We all know what joy feels like.

It feels like we’ve been wrapped in a sense of calmness and bliss that’s a world beyond the giddy pleasure of mere happiness. It’s as if we’ve been injected with a potion made from equal parts warm bath, fresh snowfall and puppies that’s now glowing from the inside, out. It’s the ultimate in mindfulness because it holds us fully in that moment in which all is right with the world.

And damn, it feels good!

Then it’s gone.

Most of us only experience joy when the circumstances around us are just right. Everyone is cooperating, the sun is shining, there’s no pandemic and the planets have aligned. But our hold on joy is tenuous. Change the circumstances, let someone say a wrong word or have the rain begin and joy runs down the drain.

Now, we’re all smart enough to know that real joy comes from the inside, out. But knowing it and living it are two different things. Despite the timeless wisdom of Jesus, Buddha, Muhammad and every other great teacher who’s ever walked the earth, the world keeps insisting that joy, happiness and serenity migrate from the outside, in.

Wear these clothes. Drive this car. Travel to this place. Be like these people. Most often, we put the responsibility for our joy in the hands of everyone else and the world around us. If and when that crowd chooses to cooperate, your day’s going to be great. If not, you’re screwed.

Reclaiming responsibility for your own joy takes practice. Just like piano lessons, the more you work at it, the better you get.

How do you practice for joy? It begins with basic brain training.

Most of our thoughts are reactive. In other words, we re-act the same thoughts and the same actions that we’ve adopted as habits. Traffic gets snarled (again) and, without giving any thought to our thoughts, we get snarly right along with it (again). Instead, we need to retrain our minds to think again, to think differently.

For example, you’ve been enjoying your regular Wednesday lunches with that old friend for years. Now the city is in lockdown and the restaurants are closed. Our habitual thought is to be disappointed, upset, even angry. Certainly not joyful. But since disappointment and anger neither feel good nor help the situation we’d be better served with different thoughts and different emotions. This is an opportunity to practice those differences. An opportunity to re-train your mind.

The moment you feel the pivot from delightful anticipation to disappointment and anger, recognize the switch in your thoughts and your feelings. Then decide to take control.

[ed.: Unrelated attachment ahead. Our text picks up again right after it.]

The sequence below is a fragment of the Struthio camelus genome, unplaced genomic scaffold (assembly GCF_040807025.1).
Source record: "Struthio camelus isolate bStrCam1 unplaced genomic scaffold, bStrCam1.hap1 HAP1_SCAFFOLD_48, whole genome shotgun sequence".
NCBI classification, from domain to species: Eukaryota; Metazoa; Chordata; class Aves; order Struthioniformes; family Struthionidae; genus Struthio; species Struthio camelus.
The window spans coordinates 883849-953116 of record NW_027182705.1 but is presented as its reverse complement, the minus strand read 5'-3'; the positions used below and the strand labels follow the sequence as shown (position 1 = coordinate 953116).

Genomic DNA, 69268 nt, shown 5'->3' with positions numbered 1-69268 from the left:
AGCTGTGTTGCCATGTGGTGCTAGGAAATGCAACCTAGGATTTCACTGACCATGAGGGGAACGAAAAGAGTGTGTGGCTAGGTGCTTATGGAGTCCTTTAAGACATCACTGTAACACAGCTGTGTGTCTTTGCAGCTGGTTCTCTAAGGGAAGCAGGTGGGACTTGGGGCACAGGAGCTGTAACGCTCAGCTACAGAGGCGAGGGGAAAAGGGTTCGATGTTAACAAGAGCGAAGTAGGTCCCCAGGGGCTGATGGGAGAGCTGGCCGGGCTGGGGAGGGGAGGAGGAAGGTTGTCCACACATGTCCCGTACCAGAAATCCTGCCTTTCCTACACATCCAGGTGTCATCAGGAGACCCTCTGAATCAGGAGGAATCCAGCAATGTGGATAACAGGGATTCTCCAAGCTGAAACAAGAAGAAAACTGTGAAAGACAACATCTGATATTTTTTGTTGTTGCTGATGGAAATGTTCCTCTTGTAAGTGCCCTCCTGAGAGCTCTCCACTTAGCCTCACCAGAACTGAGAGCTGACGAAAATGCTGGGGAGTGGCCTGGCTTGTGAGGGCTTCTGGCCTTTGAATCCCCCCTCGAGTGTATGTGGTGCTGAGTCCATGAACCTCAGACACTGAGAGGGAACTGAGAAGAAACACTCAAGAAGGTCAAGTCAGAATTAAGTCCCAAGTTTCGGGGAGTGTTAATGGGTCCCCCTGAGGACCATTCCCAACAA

First, accept and honor the current feelings. After all, you are disappointed. But only for a moment. You don’t want to let it ruin your afternoon.

Then decide that you’d rather choose a better feeling thought. You might choose to spend a few moments re-living some of the delightful lunches you’ve shared with your friend in the past. Recall the joyful experience and re-feel the positive emotions you felt at the time. Don’t simply remember the event, allow yourself to go inside and deeply feel the friendship, the delight and the happiness you felt in the moments you were together. Then watch as your mood swings back to the bright side of the dial in response.

We all have deep mental grooves that have been worn in our thought apparatus over the decades of our lives. It’s way too easy to fall back into them without being aware.

It’s vital to begin forming new mental habits. But rather than waiting for a stressful situation, start training your brain with daily practice. When you first wake up, develop the habit of listing five things for which you’re grateful in the coming day. Alternatively, you could list five of your favorite things or five accomplishments of which you’re particularly proud. The point is, begin your day by insisting that your mind focus on things that feel good. That gets it off on the right foot. Repeat the exercise several times throughout the day.

Of course this won’t be easy at first. But neither is playing the piano. Work at it diligently, though, and it will soon be second nature.

Does it serve you to have your mood and mental state in the hands of others? Is it useful to have your emotional strings pulled by the outside world? Are you pleased to be put off your game whenever you’re thrown a curve ball? If not, you can choose to reinvent the way you think. After all, the joy belongs to you. Shouldn’t you be the one who gets to control it?

When you grant other people and outside conditions the power to annoy you whenever they want, you give up the ability to experience joy whenever you want.

You don’t need a reason or excuse to be joyful. Nor do you have to justify your joy to anyone else. You can choose to experience it any time you’d like simply because it feels good. You also don’t need to wait around, hoping for the right circumstances that will allow you to feel that emotional high.

It will take practice to overcome this habit of re-acting in tired old ways to outside events, people and circumstances. But slowly, then more quickly, you’ll get better and better at it. Eventually, you’ll be completely in charge of your own joy, which you can then call up whenever it pleases you.